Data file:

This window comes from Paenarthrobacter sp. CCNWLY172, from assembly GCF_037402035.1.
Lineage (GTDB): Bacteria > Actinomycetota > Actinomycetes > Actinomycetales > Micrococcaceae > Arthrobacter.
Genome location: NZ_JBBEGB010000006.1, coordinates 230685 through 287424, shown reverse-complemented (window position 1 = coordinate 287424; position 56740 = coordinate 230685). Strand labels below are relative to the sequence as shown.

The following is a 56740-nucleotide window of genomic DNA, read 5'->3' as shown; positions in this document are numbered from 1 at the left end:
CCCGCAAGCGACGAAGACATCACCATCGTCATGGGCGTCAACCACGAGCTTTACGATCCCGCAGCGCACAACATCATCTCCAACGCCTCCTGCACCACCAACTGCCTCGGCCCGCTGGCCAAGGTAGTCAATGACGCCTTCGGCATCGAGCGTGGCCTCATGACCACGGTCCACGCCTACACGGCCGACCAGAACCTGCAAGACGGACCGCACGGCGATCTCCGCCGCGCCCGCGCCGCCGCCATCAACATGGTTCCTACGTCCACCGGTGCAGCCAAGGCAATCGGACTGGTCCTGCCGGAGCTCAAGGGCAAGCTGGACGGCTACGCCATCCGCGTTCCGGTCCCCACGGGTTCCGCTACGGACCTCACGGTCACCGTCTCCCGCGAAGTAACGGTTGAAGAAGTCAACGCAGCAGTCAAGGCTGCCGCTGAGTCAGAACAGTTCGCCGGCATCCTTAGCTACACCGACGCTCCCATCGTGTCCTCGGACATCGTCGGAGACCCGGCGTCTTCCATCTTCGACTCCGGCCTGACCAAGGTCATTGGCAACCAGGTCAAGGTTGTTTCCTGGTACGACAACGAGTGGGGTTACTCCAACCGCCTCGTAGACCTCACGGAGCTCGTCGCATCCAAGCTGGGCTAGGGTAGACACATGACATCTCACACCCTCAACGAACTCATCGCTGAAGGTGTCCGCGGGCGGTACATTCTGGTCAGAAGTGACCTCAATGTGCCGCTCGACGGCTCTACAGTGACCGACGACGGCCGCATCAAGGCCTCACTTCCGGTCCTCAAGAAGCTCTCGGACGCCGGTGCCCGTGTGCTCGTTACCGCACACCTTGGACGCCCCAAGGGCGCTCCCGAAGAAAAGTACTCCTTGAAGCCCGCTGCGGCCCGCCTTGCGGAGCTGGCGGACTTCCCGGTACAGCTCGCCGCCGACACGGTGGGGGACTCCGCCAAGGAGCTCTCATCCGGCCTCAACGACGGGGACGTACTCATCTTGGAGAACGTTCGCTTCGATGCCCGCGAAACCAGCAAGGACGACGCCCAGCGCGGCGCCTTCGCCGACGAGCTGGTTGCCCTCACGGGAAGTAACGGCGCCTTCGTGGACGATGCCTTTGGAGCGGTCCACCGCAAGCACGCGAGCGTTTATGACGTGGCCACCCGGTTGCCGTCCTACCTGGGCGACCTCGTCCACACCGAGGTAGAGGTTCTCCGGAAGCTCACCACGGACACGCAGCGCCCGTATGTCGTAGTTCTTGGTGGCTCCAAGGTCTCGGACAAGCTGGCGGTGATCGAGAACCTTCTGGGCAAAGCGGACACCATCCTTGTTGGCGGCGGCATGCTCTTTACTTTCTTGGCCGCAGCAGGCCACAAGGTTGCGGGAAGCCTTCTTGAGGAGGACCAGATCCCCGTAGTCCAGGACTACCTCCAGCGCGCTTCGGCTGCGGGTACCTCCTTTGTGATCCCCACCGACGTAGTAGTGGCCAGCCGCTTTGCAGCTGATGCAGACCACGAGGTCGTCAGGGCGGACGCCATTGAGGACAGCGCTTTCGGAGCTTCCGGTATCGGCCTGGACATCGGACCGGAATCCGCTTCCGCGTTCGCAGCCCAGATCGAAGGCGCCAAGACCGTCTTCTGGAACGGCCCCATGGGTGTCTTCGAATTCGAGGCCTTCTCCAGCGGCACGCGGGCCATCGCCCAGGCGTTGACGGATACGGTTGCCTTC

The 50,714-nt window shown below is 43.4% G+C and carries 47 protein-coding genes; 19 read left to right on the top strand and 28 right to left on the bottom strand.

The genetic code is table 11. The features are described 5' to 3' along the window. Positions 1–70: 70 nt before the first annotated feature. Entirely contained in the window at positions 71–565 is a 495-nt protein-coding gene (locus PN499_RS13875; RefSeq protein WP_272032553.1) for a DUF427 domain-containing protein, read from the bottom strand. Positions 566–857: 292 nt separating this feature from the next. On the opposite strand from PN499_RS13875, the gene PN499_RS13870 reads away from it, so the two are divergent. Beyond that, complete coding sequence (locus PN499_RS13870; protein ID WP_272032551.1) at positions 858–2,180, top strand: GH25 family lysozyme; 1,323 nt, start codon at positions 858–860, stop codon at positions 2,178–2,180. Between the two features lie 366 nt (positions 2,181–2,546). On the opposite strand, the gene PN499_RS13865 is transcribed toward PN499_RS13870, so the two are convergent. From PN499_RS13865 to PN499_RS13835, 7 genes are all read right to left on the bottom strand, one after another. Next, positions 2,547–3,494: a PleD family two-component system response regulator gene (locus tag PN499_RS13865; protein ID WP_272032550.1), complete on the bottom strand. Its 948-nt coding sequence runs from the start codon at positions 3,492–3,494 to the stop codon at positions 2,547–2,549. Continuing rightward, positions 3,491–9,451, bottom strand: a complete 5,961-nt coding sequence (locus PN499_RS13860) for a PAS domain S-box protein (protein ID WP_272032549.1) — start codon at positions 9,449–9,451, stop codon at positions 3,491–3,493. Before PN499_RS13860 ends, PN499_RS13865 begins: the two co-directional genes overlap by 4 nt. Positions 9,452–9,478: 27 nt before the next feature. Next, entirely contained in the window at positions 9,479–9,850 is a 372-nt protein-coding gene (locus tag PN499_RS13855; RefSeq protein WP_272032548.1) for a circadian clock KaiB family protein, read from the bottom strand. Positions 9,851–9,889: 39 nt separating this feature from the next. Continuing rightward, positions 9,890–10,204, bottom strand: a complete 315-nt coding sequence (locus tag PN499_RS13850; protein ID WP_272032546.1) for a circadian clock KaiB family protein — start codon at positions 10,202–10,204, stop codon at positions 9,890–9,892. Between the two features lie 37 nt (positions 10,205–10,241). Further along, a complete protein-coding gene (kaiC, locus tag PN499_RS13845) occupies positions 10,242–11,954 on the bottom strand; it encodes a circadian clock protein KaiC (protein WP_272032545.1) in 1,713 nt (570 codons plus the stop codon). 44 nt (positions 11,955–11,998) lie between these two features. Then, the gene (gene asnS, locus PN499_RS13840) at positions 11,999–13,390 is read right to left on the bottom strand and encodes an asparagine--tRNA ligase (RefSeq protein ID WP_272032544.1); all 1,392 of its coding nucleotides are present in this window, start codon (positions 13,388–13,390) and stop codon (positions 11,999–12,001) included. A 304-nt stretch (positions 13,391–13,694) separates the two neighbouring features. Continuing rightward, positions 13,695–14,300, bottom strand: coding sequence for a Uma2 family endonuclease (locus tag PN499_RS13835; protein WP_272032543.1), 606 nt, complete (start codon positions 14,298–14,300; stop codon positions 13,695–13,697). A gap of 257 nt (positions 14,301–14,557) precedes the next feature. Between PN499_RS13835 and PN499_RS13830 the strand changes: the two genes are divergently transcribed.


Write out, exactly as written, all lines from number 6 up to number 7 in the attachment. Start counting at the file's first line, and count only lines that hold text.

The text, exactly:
The 50,714-nt window shown below is 43.4% G+C and carries 47 protein-coding genes; 19 read left to right on the top strand and 28 right to left on the bottom strand.

The genetic code is table 11. The features are described 5' to 3' along the window. Positions 1–70: 70 nt before the first annotated feature. Entirely contained in the window at positions 71–565 is a 495-nt protein-coding gene (locus PN499_RS13875; RefSeq protein WP_272032553.1) for a DUF427 domain-containing protein, read from the bottom strand. Positions 566–857: 292 nt separating this feature from the next. On the opposite strand from PN499_RS13875, the gene PN499_RS13870 reads away from it, so the two are divergent. Beyond that, complete coding sequence (locus PN499_RS13870; protein ID WP_272032551.1) at positions 858–2,180, top strand: GH25 family lysozyme; 1,323 nt, start codon at positions 858–860, stop codon at positions 2,178–2,180. Between the two features lie 366 nt (positions 2,181–2,546). On the opposite strand, the gene PN499_RS13865 is transcribed toward PN499_RS13870, so the two are convergent. From PN499_RS13865 to PN499_RS13835, 7 genes are all read right to left on the bottom strand, one after another. Next, positions 2,547–3,494: a PleD family two-component system response regulator gene (locus tag PN499_RS13865; protein ID WP_272032550.1), complete on the bottom strand. Its 948-nt coding sequence runs from the start codon at positions 3,492–3,494 to the stop codon at positions 2,547–2,549. Continuing rightward, positions 3,491–9,451, bottom strand: a complete 5,961-nt coding sequence (locus PN499_RS13860) for a PAS domain S-box protein (protein ID WP_272032549.1) — start codon at positions 9,449–9,451, stop codon at positions 3,491–3,493. Before PN499_RS13860 ends, PN499_RS13865 begins: the two co-directional genes overlap by 4 nt. Positions 9,452–9,478: 27 nt before the next feature. Next, entirely contained in the window at positions 9,479–9,850 is a 372-nt protein-coding gene (locus tag PN499_RS13855; RefSeq protein WP_272032548.1) for a circadian clock KaiB family protein, read from the bottom strand. Positions 9,851–9,889: 39 nt separating this feature from the next. Continuing rightward, positions 9,890–10,204, bottom strand: a complete 315-nt coding sequence (locus tag PN499_RS13850; protein ID WP_272032546.1) for a circadian clock KaiB family protein — start codon at positions 10,202–10,204, stop codon at positions 9,890–9,892. Between the two features lie 37 nt (positions 10,205–10,241). Further along, a complete protein-coding gene (kaiC, locus tag PN499_RS13845) occupies positions 10,242–11,954 on the bottom strand; it encodes a circadian clock protein KaiC (protein WP_272032545.1) in 1,713 nt (570 codons plus the stop codon). 44 nt (positions 11,955–11,998) lie between these two features. Then, the gene (gene asnS, locus PN499_RS13840) at positions 11,999–13,390 is read right to left on the bottom strand and encodes an asparagine--tRNA ligase (RefSeq protein ID WP_272032544.1); all 1,392 of its coding nucleotides are present in this window, start codon (positions 13,388–13,390) and stop codon (positions 11,999–12,001) included. A 304-nt stretch (positions 13,391–13,694) separates the two neighbouring features. Continuing rightward, positions 13,695–14,300, bottom strand: coding sequence for a Uma2 family endonuclease (locus tag PN499_RS13835; protein WP_272032543.1), 606 nt, complete (start codon positions 14,298–14,300; stop codon positions 13,695–13,697). A gap of 257 nt (positions 14,301–14,557) precedes the next feature. Between PN499_RS13835 and PN499_RS13830 the strand changes: the two genes are divergently transcribed.